She pines away over the loss of him and ceases to continue her life of normalcy. This brotherly love is also revealed in the Captain’s description of her—being, “A virtuous maid, the daughter of a count that died some twelfthmonth since; then leaving her in the protection of his son, her brother, who shortly after also died; for whose dear love (they say) she hath abjur’d the company and sight of men”. In addition Shakespeare depicts friendly love. Love between friends is manifested in the characters Sebastian and Antonio. Here Shakespeare depicts this love as priceless and invaluable.

He highlights some of the aspect characterizing friendly love such as self-sacrifice as when Antonio vouches to accompany Sebastian despite his bad history in the land and the risk of being imprisoned by the Duke or his servants as has ‘enemies in Orsino’s Court’. Shakespeare also depicts the inseparability and selflessness “Will you stay no longer? Nor will you not I that go with thee” and “if you will not murder me for my love, let me be your servant”, as Antonio expresses not wanting to part company or experience the aches of separation.

Even Sebastian expresses the same feelings after they are reunited—“Antonio! O my dear Antonio, how the hours rack’d and tortur’d me since I have left thee! ” Shakespeare also depicts the concern and consideration associated with friendly love, as when Antonio accompanies Sebastian out of fear that something might befall his friend, remarking to Sebastian “Being swordless in these parts: which to a stranger unguided and unfriended, often prove rough and inhospitable” and continues, “My willing love the rather by these arguments of fear set forth in your pursuit”.

Shakespeare also depicts friendly love as embodying kindness. Such as the kindness shown to Sebastian when Antonio willingly gave him his purse; in the case that he wished to purchase ‘some toy’ being it that he did not think that Sebastian had enough of his own money to do so. Also in the same gesture he offers to order them meals. Here Shakespeare not only depicts the intricacies of friendship but highlights aspects such as going beyond the ‘call of duty’.

The last type under the theme of love being explored is narcissistic love, specifically the idea of being in love, which is undoubtedly explored in Shakespeare character Orsino. Orsino, a powerful nobleman in the country of Illyria is one so lovesick for the beautiful lady Olivia that he becomes somewhat a vehicle that Shakespeare explores the absurdity of love. Orsino, being a supreme egotist, mopes around complaining how lovesick he is over Olivia. However, his actions clearly signify that he chiefly is in love with the idea of being in love and enjoys making a spectacle of himself.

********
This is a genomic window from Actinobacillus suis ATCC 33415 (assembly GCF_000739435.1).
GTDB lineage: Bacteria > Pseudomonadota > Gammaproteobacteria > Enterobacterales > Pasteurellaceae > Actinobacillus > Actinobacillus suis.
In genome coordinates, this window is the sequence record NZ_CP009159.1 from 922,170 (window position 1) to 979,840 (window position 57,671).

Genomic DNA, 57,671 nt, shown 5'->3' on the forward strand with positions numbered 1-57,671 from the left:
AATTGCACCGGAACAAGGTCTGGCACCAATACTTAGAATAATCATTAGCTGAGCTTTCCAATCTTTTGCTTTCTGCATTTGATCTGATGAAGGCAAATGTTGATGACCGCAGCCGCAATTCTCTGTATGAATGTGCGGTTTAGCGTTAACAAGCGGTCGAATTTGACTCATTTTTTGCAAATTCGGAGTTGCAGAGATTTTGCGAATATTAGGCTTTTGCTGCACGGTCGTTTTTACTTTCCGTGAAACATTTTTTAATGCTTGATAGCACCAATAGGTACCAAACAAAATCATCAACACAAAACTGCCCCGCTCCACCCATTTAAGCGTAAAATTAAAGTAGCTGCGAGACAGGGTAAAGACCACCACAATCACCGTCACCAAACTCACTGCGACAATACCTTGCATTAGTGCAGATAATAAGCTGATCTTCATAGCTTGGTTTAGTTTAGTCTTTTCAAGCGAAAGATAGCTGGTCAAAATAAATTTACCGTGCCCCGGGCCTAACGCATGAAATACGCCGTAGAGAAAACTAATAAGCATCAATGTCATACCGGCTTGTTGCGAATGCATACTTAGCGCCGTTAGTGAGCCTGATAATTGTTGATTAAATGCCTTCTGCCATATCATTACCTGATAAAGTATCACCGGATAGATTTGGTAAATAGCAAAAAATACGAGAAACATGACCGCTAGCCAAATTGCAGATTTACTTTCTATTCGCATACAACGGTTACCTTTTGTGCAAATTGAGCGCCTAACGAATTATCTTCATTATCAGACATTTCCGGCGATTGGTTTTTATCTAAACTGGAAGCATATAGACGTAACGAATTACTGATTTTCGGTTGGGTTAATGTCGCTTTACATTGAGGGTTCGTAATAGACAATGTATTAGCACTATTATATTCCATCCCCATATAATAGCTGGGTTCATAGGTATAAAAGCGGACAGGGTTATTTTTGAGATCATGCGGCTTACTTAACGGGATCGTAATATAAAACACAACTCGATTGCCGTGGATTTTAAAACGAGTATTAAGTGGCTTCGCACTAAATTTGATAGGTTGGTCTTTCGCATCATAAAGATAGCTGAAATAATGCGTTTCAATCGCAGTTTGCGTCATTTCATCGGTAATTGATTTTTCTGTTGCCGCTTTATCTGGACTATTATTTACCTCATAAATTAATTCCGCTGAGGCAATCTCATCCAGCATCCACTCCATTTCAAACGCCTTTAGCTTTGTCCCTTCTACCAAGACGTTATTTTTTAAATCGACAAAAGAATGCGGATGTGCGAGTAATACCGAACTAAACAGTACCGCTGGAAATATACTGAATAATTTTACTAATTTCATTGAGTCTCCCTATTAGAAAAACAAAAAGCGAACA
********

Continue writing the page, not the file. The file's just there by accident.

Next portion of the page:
He claims to be buffeted by strong emotions but ultimately is seen to be self-indulgent and one who enjoys melodrama and self-involvement more than anything. Orsino pines away in ‘love’ for Olivia that he pities himself with words like, “If music be the food of love, play on, give me excess of it, surfeiting, the appetite may sicken and so die”. He is so consumed with self-indulgence rather than true love as instead of going personally in a humble manner to Olivia her sends messengers to ‘woo’ her; to “surprise her with discourse” than to express true feelings.

He does so, in the aims that they will ‘act his woes’ much to his gratification, one element that is obviously not associated with true love but with narcissistic love. It is through this spectacle that Shakespeare depicts the demented and delusional side of love. Shakespeare reveals love as being self gratifying and obsessive wearing away in melancholies and pining away in music thinking it would ‘relieve passion much’.

Shakespeare depicts this side of love as impacting the individual in such that they show no interest in relating to the outside world preferring to lock themselves up with their sorrows and mope around their home. Shakespeare depicts it as insane and of being nothing but petty pride; it being they do it for reason regarding self and indulgence and of no real strong, genuine or sincere emotion. In closure, Shakespeare depicts the theme of love in Twelfth Night , as being technical having many sides to the various types of loves.

First, he identifies the diversity among the general theme of love in such a manner that her presents both sides the optimistic perspective and the pessimistic side. He does so in an astounding manner uses the personality and actions of his characters to reveal it in the play. He, then, explored the realities of true love, unrequited love, and the features of love within friendship, the pains and joys associated with brotherly love and the fragmented illusion and absurdity of narcissistic love in its entirety.